And as Booker continued to pour on the points and the Celtics’ double-digit lead remained just that, a double-digit lead, the narrative of what we witnessed was a lot deeper than just some young kid getting hot.

The Suns are trying lose as many games as they can, while throwing youngsters out there like Booker to play major minutes and predictably make their share of mistakes with the goal being to learn from those miscues and get better.

But the true lesson in what went down Friday night had little to do with Booker’s big night or some Celtics being a little salty about it afterwards.

Lost in all of the hoopla surrounding Booker’s big night was the repeated revelation by Celtics head coach Brad Stevens after the game about his team’s play and their record not being on one accord.

“That’s why, like I’ve said before, I’m surprised at where we are record-wise because we’ve got to play at a higher level for 48 minutes,” Stevens said. “We just don’t do it.”

And Booker’s historic night is the latest example to illustrate Stevens’ point.

Not having Avery Bradley (sickness) was a factor, obviously.

But that’s no excuse for the way they allowed Booker to do anything and everything he wanted to on the floor, allowing a really good shooter to gain confidence to the point where there was literally nothing the Celtics could do to cool him off.

The Celtics looked casual for three-plus quarters defensively against the Suns and still managed to win which says more about Phoenix and its desire to lose as much as possible, than Boston’s ability to find success and overcome a player with a hot hand.

It was another case of Boston getting away from what works while settling into what felt good and easy.

Most of the guys Phoenix played on Friday weren’t players you would consider big-time scoring threats, so the Celtics defensively didn’t play with a defensive edge other than the first six minutes of the game.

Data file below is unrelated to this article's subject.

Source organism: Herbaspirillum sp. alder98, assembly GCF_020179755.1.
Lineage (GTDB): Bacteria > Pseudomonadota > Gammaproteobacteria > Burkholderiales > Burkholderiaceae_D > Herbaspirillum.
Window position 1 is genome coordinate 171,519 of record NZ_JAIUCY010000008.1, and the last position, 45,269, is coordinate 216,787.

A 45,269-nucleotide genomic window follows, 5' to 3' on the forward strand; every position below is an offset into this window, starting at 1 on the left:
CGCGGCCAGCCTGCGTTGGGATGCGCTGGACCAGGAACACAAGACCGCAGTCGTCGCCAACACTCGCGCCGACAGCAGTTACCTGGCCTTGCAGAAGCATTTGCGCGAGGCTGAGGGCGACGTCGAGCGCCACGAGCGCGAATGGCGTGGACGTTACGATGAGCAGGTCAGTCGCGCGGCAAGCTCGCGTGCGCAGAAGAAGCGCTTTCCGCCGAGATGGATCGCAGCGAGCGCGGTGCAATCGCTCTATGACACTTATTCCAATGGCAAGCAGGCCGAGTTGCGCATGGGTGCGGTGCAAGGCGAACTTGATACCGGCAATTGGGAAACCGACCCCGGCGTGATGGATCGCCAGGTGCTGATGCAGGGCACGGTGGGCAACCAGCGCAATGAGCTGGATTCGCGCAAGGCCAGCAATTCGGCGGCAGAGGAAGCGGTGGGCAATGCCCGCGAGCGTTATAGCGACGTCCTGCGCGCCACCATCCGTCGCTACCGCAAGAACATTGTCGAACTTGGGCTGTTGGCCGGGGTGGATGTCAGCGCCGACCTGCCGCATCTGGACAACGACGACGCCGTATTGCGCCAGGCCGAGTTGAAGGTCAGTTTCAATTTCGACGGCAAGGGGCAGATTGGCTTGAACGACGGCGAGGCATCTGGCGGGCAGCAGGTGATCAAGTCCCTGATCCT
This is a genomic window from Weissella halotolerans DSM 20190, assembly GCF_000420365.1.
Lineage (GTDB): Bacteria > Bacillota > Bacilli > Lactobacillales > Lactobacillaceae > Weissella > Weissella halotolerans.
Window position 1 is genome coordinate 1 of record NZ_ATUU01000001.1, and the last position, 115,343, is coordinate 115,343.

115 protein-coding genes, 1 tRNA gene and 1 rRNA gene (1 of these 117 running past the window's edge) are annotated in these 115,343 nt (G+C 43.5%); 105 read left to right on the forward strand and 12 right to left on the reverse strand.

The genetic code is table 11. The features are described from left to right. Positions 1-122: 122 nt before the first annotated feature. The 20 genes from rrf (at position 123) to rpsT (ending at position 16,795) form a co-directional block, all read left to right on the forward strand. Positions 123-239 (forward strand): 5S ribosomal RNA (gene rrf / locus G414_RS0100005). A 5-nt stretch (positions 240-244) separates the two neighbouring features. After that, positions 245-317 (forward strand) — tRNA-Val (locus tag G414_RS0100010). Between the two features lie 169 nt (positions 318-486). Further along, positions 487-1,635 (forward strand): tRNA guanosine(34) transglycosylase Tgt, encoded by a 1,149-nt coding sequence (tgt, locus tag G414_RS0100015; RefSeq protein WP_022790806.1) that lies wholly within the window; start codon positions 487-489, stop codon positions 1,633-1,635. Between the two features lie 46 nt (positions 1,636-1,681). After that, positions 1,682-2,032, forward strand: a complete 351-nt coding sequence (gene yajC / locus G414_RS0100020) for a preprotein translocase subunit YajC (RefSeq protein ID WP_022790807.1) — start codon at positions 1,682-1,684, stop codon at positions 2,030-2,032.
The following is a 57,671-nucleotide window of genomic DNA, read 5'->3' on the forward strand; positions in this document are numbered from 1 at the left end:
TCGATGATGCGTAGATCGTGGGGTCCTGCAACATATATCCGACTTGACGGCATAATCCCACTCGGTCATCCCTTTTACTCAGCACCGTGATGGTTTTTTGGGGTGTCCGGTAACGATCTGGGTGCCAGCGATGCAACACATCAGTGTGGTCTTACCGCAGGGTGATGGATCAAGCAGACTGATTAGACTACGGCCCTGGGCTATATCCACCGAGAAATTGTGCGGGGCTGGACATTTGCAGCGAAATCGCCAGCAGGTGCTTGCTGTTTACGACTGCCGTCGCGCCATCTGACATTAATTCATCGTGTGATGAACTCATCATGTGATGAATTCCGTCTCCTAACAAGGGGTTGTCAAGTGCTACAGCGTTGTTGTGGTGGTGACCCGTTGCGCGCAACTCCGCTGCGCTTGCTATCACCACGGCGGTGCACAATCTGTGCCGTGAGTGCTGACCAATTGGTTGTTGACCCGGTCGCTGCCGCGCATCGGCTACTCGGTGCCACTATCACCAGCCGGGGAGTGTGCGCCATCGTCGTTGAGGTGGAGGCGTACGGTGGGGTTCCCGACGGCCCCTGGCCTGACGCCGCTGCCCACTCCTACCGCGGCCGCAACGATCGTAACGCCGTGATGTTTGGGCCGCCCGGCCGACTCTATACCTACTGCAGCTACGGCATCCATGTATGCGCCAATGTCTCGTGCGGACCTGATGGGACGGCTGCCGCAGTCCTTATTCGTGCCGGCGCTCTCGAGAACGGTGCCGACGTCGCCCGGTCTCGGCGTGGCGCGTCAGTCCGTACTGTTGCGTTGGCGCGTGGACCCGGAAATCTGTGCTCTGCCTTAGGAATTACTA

In that span, Phoenix didn’t make a single shot from the field while Boston bolted out to a 16-3 lead.

From there, the Celtics didn’t play with the same sense of urgency.

Fortunately for them, they were playing a team that didn’t want to win.

That’s not going to be the case in these remaining games, a mixture of playoff-bound clubs, wannabe playoff-bound crews and a few others with rosters full of players fighting to stay in the league who will use these remaining games essentially as an audition for next season.

If Boston plays like this in any of their remaining games, they’ll most likely lose.

And that’s why Brad Stevens continues to harp on this team not being as good as their record.

Because when you’re in the same class record-wise with teams like Golden State, San Antonio, Cleveland and Houston, there’s a certain expectation of consistency you should play with most nights.

The Warriors and Rockets have explosive scorers; the Spurs play elite-level defense most nights and the Cavs have LeBron James, Kyrie Irving and Kevin Love.

Those factors form the basis of their consistency in terms of winning and overall play.

But the Celtics are very much a wild and unpredictable bunch, able to knock off Cleveland and Golden State, but get blasted by Denver and lose to Philadelphia.

If inconsistent play is a hallmark of this team, their potential for having a great season will be remembered as just that, potential.

Because games like the one they played on Friday against Phoenix on more nights than not, will result in a loss which could put the Celtics very much in the crosshairs for an early playoff exit.

Five takeaways: Booker's 70 puts focus on C's lack of D

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Five takeaways: Booker's 70 puts focus on C's lack of D